Arkansan auteur Billy Jeter serves a plate of feel-good audio food with his newest album “Shine Eye Landing”. Coming hot off his former albums “House on Fire” and “Songdog Blues”, both of which are very good, 2020 saw the release of his single “Sins of Me”, which is present on this album. I truly can’t understate how much joy you can get from revisiting his discography because his growth as an artist is clearly on display. The man is a natural storyteller with plenty to draw from coming from a family that’s been multigenerational Arkansas residents.
“Sins of Me” despite being a slow mood piece where Jeter sings indirectly about his shortcomings and the many curveballs life has brought him, but heavily implied that they are of his own doing is one of the best produced on the album. It has an almost wall-of-sound approach where the instrumentals are very powerful and rightly so, they sound fantastic, and the lyrics are like poetry, less concerned about straightforward narrative sense (though there are a few songs more in line conventionally speaking) than conveying a strong mood. It’s an album driven by feelings and that also comes through with Jeter’s distinct singing voice that has the wistfulness like an urban legend song-man trekking across a vast world. “Cut You Down” has shades of a missing Johnny Cash B-side with how somber the material is, even more than “Sins of Me”.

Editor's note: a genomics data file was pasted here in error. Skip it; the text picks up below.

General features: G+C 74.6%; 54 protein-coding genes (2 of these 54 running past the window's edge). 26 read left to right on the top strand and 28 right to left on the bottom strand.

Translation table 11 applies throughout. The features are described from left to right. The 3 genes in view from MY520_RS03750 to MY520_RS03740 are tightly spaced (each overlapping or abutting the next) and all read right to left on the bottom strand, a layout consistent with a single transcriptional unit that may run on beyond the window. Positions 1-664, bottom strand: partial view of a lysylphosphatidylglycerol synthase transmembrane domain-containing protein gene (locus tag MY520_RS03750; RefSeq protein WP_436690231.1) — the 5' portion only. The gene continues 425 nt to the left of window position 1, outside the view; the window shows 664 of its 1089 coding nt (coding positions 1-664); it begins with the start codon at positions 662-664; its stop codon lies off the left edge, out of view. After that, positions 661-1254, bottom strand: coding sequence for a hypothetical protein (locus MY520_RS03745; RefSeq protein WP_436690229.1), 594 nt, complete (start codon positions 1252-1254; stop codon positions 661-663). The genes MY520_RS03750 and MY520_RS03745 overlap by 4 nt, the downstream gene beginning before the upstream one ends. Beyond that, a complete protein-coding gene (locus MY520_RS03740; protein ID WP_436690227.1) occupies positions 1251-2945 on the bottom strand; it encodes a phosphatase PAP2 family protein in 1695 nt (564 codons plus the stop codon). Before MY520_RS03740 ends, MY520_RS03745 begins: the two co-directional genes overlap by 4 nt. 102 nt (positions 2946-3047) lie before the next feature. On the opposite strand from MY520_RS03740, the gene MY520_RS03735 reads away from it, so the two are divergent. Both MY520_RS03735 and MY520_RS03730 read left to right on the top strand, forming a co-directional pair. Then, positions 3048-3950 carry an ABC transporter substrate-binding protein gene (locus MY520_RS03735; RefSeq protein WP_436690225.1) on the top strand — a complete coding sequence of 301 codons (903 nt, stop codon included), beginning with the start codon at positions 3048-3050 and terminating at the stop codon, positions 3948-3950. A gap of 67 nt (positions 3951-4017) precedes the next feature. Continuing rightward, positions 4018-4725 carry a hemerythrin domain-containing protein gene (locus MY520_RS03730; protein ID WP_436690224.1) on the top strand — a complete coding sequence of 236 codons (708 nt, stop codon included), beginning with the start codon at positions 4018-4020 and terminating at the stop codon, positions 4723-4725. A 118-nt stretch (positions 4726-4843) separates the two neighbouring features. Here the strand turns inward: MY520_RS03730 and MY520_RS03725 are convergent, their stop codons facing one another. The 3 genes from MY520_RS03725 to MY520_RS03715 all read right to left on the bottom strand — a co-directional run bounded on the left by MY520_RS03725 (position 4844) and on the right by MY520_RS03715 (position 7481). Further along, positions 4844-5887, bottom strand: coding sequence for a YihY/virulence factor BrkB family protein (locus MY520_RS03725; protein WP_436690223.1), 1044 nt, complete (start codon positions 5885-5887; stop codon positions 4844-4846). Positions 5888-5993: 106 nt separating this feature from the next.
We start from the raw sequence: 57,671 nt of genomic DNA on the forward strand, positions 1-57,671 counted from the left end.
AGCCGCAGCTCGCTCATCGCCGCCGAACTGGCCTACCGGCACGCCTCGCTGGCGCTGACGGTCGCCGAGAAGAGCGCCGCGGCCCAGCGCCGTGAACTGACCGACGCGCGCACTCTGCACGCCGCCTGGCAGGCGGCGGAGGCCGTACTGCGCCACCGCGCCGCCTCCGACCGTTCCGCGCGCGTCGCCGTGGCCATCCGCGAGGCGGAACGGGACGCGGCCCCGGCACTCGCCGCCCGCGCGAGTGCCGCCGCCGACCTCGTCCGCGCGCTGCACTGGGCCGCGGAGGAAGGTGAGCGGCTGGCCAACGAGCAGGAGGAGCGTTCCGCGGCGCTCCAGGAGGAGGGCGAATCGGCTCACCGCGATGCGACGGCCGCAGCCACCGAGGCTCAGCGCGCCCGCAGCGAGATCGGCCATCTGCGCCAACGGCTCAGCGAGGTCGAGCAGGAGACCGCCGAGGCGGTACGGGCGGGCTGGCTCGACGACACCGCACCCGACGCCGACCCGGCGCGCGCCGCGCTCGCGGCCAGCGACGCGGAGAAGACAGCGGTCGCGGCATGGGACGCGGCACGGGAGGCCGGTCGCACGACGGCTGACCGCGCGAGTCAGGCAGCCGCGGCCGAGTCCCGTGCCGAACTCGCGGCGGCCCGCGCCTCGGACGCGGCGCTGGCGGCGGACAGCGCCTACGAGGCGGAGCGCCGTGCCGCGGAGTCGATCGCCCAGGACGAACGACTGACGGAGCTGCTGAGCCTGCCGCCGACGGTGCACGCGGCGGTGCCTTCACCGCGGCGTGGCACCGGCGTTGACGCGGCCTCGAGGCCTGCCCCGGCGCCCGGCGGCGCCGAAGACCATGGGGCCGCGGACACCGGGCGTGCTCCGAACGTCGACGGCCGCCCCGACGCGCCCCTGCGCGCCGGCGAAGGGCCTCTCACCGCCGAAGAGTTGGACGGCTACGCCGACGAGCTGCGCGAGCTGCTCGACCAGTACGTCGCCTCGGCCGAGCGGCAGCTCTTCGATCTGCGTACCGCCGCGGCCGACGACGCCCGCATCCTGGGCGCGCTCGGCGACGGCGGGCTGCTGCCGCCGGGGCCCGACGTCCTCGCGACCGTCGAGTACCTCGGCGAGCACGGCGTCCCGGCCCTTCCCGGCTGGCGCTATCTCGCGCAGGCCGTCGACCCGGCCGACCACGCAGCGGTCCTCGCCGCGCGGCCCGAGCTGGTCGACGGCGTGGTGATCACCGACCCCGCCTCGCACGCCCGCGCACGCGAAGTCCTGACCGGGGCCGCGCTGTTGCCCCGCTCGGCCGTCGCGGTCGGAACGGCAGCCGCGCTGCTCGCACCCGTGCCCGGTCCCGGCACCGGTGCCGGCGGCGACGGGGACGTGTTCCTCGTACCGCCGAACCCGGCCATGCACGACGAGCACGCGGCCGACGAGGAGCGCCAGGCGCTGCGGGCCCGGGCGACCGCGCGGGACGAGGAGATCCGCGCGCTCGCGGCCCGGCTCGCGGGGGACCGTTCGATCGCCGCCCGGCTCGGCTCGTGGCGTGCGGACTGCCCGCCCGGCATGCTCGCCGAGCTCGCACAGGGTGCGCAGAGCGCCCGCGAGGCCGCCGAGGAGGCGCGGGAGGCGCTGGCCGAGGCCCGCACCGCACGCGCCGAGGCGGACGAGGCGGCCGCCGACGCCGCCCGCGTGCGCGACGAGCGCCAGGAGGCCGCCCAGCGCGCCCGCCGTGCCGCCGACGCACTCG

The album is pretty brisk, clocking in at a little over 30 minutes and Jeter makes every second count. He’s joined primarily by the occasional female-led backing vocal and the reinforcement they provide helps the album sound cinematic and wide. It’s a truly textural piece where you can feel every place, element, and experience that Jeter has felt. The ending of the album is a bit of an anomaly for me as far as placement goes.
“The Apostle” is a jaunty country ditty that feels like something you’d hear in a peppy show like Oklahoma, and I think its placement was there as to not leave the audience on the more dower notes that are scattered primarily through the album, but there’s something kind of for lack of a better term “child-like” about it. I think “That’s Just the Way We Roll” might have been a stronger middle man of an ending offering both thoughtful rumination on childhood, but also coming of age as well, where the Apostle while lyrically dense, just comes across as too light for a proper closer, despite being a fine song. Country fans looking for a level of craftsmanship that eschews back to the likes of the aforementioned Johnny Cash, Glen Campbell and even hints of beat poets like Cohen and Dylan should look no further.
It’s accessible enough without ever being pretentious or inauthentic and I can see plenty of people finding this a musical highlight for 2021. Seeing as this is only his third album, it remains to be seen what the future holds for Jeter, but if this album is any indicator, his future is shining bright.